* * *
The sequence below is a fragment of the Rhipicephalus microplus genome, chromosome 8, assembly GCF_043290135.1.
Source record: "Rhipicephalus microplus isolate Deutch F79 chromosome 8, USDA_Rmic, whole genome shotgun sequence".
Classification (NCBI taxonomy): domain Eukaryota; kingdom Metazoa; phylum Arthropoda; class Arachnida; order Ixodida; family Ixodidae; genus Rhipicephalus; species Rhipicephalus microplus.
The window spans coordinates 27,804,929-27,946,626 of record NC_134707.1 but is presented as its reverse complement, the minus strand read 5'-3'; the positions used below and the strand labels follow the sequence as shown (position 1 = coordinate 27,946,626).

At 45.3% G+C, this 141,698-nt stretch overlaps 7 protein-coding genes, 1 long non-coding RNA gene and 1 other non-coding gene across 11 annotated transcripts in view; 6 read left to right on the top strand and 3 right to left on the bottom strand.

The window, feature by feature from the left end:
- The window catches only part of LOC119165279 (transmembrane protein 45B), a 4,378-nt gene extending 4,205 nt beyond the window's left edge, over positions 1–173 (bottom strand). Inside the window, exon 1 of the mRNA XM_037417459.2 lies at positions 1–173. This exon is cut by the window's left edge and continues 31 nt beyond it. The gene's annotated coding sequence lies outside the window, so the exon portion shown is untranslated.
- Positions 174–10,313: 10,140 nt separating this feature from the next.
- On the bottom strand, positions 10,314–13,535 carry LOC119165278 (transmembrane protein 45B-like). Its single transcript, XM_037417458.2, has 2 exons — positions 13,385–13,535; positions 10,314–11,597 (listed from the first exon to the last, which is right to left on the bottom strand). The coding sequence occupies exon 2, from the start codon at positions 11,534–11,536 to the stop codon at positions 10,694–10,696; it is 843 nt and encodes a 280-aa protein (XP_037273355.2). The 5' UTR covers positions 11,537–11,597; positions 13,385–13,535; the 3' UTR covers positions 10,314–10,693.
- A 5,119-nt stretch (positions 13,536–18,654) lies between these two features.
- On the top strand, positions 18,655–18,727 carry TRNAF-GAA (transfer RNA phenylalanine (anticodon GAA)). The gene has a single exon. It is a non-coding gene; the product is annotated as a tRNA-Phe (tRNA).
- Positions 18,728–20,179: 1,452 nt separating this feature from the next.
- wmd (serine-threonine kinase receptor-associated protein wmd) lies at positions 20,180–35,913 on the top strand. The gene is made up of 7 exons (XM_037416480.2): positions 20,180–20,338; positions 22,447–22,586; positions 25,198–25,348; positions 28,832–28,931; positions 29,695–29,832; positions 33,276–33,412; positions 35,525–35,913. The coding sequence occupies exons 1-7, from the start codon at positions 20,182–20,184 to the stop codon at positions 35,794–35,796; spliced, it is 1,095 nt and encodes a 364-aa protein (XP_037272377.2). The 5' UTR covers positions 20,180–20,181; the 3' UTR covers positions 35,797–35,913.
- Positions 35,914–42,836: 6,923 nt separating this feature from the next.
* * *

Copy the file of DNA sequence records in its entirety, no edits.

The sequence below is a fragment of the Rhipicephalus microplus genome, chromosome 8, assembly GCF_043290135.1.
Source record: "Rhipicephalus microplus isolate Deutch F79 chromosome 8, USDA_Rmic, whole genome shotgun sequence".
Classification (NCBI taxonomy): domain Eukaryota; kingdom Metazoa; phylum Arthropoda; class Arachnida; order Ixodida; family Ixodidae; genus Rhipicephalus; species Rhipicephalus microplus.
The window spans coordinates 27,804,929-27,946,626 of record NC_134707.1 but is presented as its reverse complement, the minus strand read 5'-3'; the positions used below and the strand labels follow the sequence as shown (position 1 = coordinate 27,946,626).

At 45.3% G+C, this 141,698-nt stretch overlaps 7 protein-coding genes, 1 long non-coding RNA gene and 1 other non-coding gene across 11 annotated transcripts in view; 6 read left to right on the top strand and 3 right to left on the bottom strand.

The window, feature by feature from the left end:
- The window catches only part of LOC119165279 (transmembrane protein 45B), a 4,378-nt gene extending 4,205 nt beyond the window's left edge, over positions 1–173 (bottom strand). Inside the window, exon 1 of the mRNA XM_037417459.2 lies at positions 1–173. This exon is cut by the window's left edge and continues 31 nt beyond it. The gene's annotated coding sequence lies outside the window, so the exon portion shown is untranslated.
- Positions 174–10,313: 10,140 nt separating this feature from the next.
- On the bottom strand, positions 10,314–13,535 carry LOC119165278 (transmembrane protein 45B-like). Its single transcript, XM_037417458.2, has 2 exons — positions 13,385–13,535; positions 10,314–11,597 (listed from the first exon to the last, which is right to left on the bottom strand). The coding sequence occupies exon 2, from the start codon at positions 11,534–11,536 to the stop codon at positions 10,694–10,696; it is 843 nt and encodes a 280-aa protein (XP_037273355.2). The 5' UTR covers positions 11,537–11,597; positions 13,385–13,535; the 3' UTR covers positions 10,314–10,693.
- A 5,119-nt stretch (positions 13,536–18,654) lies between these two features.
- On the top strand, positions 18,655–18,727 carry TRNAF-GAA (transfer RNA phenylalanine (anticodon GAA)). The gene has a single exon. It is a non-coding gene; the product is annotated as a tRNA-Phe (tRNA).
- Positions 18,728–20,179: 1,452 nt separating this feature from the next.
- wmd (serine-threonine kinase receptor-associated protein wmd) lies at positions 20,180–35,913 on the top strand. The gene is made up of 7 exons (XM_037416480.2): positions 20,180–20,338; positions 22,447–22,586; positions 25,198–25,348; positions 28,832–28,931; positions 29,695–29,832; positions 33,276–33,412; positions 35,525–35,913. The coding sequence occupies exons 1-7, from the start codon at positions 20,182–20,184 to the stop codon at positions 35,794–35,796; spliced, it is 1,095 nt and encodes a 364-aa protein (XP_037272377.2). The 5' UTR covers positions 20,180–20,181; the 3' UTR covers positions 35,797–35,913.
- Positions 35,914–42,836: 6,923 nt separating this feature from the next.